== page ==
Ross, Denise Helen (2015) The Development and Clinical Testing of a Movement Quality Outcome Measure for Patients with Neurological Conditions: The Leeds Movement Performance Index. Doctoral thesis, University of Huddersfield.

In modern neurological physiotherapy practice, a patient’s neuroplasticity is harnessed, teaching them to develop motor control at ‘impairment’ level. Consequently, the patient relearns ‘normal’ movement, which in turn enables them to gain more efficient function and independence that has significant impact on their ‘life’. However, there are no outcome measures that capture the patient’s quality of movement, or the specific effects of physiotherapy intervention.
Such an outcome measure, the Leeds Movement Performance Index, was developed to fill this gap. It was hypothesised to be a valid, reliable and clinically useful tool.
A multi-centre, three-part, mixed-methods study was undertaken with three groups of neurological physiotherapists (n=34) and patients with neurological diagnoses (n=42). A range of quantitative and qualitative methods were used: Consensus methods to develop the new outcome measure; psychometric tests to examine reliability and validity against existing outcome measures in the field; focus groups, face-to-face interviews and reflective writing to further explore clinical utility.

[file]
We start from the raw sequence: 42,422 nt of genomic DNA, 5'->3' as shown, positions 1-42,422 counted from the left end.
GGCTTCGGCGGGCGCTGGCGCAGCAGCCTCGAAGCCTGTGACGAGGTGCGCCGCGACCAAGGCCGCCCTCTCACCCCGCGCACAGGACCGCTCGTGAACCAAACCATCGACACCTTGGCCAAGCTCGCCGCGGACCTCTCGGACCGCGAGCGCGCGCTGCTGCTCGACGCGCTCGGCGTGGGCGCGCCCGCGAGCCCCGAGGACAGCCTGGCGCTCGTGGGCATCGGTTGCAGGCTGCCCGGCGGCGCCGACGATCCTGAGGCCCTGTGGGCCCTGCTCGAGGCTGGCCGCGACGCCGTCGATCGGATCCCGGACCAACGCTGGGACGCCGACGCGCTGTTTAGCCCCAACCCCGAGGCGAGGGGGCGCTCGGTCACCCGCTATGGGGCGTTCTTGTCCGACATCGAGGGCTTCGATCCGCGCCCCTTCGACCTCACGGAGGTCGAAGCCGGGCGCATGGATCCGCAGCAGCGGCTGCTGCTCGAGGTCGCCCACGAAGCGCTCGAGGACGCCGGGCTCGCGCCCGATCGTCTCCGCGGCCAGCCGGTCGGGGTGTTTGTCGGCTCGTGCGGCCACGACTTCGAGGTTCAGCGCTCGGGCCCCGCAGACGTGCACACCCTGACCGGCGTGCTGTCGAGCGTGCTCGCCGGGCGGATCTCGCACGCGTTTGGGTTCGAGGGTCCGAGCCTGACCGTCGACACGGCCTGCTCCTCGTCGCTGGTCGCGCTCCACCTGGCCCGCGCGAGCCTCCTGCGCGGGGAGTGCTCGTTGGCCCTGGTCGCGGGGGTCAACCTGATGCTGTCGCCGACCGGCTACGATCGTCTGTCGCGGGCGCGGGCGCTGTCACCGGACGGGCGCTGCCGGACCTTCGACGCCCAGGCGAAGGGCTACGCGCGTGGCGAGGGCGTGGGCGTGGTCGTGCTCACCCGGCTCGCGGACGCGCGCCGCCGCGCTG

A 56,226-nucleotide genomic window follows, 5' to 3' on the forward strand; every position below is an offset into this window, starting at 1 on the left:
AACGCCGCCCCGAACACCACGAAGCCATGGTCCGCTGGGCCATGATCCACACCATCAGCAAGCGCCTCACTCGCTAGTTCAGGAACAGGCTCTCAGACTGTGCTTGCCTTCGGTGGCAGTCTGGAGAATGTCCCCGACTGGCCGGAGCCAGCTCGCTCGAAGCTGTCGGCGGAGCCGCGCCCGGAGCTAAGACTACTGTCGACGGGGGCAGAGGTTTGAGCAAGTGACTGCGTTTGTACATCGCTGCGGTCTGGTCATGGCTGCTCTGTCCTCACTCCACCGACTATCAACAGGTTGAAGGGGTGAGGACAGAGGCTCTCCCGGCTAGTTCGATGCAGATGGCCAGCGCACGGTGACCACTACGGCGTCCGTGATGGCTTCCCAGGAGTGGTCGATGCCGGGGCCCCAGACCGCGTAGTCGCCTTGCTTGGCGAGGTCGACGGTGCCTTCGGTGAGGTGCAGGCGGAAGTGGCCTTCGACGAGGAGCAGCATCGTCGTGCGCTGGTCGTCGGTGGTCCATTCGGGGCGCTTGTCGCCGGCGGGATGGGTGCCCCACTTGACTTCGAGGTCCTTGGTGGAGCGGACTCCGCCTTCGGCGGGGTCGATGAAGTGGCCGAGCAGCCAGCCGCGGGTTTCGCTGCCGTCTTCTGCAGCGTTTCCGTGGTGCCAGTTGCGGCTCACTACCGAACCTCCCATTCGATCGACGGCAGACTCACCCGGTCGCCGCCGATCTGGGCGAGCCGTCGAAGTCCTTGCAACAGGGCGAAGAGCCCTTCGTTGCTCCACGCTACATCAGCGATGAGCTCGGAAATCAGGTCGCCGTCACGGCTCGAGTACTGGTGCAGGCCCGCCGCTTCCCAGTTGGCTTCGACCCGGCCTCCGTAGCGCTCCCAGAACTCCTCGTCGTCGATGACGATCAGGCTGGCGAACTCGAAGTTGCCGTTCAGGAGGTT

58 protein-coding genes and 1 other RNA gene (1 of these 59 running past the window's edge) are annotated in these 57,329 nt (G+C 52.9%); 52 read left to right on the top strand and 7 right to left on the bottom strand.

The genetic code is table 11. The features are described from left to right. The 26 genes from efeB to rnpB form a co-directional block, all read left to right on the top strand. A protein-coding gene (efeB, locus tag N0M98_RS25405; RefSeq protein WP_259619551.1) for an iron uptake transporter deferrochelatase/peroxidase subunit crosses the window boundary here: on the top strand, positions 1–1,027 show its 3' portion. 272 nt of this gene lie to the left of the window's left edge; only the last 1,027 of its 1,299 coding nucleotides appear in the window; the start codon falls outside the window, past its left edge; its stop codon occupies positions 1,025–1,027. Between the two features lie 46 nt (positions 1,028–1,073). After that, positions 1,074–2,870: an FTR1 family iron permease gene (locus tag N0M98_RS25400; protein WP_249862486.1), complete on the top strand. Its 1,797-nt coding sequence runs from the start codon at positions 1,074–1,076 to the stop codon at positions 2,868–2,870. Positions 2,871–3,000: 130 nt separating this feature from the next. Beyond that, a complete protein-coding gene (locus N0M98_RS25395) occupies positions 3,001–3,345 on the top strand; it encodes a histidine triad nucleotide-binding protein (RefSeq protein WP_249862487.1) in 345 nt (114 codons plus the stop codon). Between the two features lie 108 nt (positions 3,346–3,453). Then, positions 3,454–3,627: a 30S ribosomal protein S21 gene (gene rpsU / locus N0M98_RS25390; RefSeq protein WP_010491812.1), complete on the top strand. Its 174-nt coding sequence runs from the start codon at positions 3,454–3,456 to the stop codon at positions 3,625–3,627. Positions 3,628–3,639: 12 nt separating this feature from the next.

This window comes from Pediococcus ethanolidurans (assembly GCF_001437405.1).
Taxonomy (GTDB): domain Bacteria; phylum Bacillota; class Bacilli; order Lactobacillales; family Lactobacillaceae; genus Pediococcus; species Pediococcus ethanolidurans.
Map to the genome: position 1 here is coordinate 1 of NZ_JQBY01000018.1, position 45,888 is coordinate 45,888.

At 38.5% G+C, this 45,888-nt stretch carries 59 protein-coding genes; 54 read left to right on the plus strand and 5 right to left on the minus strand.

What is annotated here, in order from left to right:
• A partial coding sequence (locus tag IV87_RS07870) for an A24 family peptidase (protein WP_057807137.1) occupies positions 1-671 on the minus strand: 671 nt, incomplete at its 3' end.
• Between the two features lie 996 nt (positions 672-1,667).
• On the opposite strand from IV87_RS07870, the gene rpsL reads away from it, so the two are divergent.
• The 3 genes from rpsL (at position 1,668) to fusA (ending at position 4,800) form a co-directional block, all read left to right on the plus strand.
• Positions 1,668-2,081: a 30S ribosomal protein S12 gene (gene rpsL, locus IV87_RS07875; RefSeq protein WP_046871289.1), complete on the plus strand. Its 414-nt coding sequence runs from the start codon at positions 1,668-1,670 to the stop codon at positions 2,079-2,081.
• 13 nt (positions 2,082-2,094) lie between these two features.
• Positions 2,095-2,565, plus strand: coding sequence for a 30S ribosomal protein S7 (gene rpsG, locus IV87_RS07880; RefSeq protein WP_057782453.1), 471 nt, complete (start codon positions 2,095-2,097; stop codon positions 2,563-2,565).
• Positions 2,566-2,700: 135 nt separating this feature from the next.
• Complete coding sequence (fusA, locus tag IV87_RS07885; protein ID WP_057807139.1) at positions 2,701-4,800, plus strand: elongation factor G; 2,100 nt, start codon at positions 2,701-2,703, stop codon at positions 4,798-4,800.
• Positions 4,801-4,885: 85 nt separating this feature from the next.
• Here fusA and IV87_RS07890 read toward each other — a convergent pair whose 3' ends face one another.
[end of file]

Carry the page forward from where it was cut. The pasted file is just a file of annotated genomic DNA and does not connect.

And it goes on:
The Leeds Movement Performance Index was shown to be a tool with strong measurement properties i.e.: internal consistency (Chronbach’s, overall scale=0.862), inter-rater reliability (ICC=0.959); test-re-test reliability (rho=0.792); and criterion validity compared with the Berg Balance Scale (rho=0.468, SD±2). Thematic analysis demonstrated robust content validity and clinical utility. Furthermore, it un-expectedly revealed that the Leeds Movement Performance Index also supported fundamental aspects of neurological physiotherapy clinical practice, including assessment, analysis and clinical reasoning, and potential usefulness as an education aid.
The Leeds Movement Performance Index makes an important and novel contribution to the field of neurological physiotherapy, both clinically and within research practice. It is the first outcome measure to conceptually map the nature and definition of quality of movement for patients with motor impairment, and it captures the impact of neurological physiotherapy intervention more responsively compared with other outcome measures routinely used within the field.

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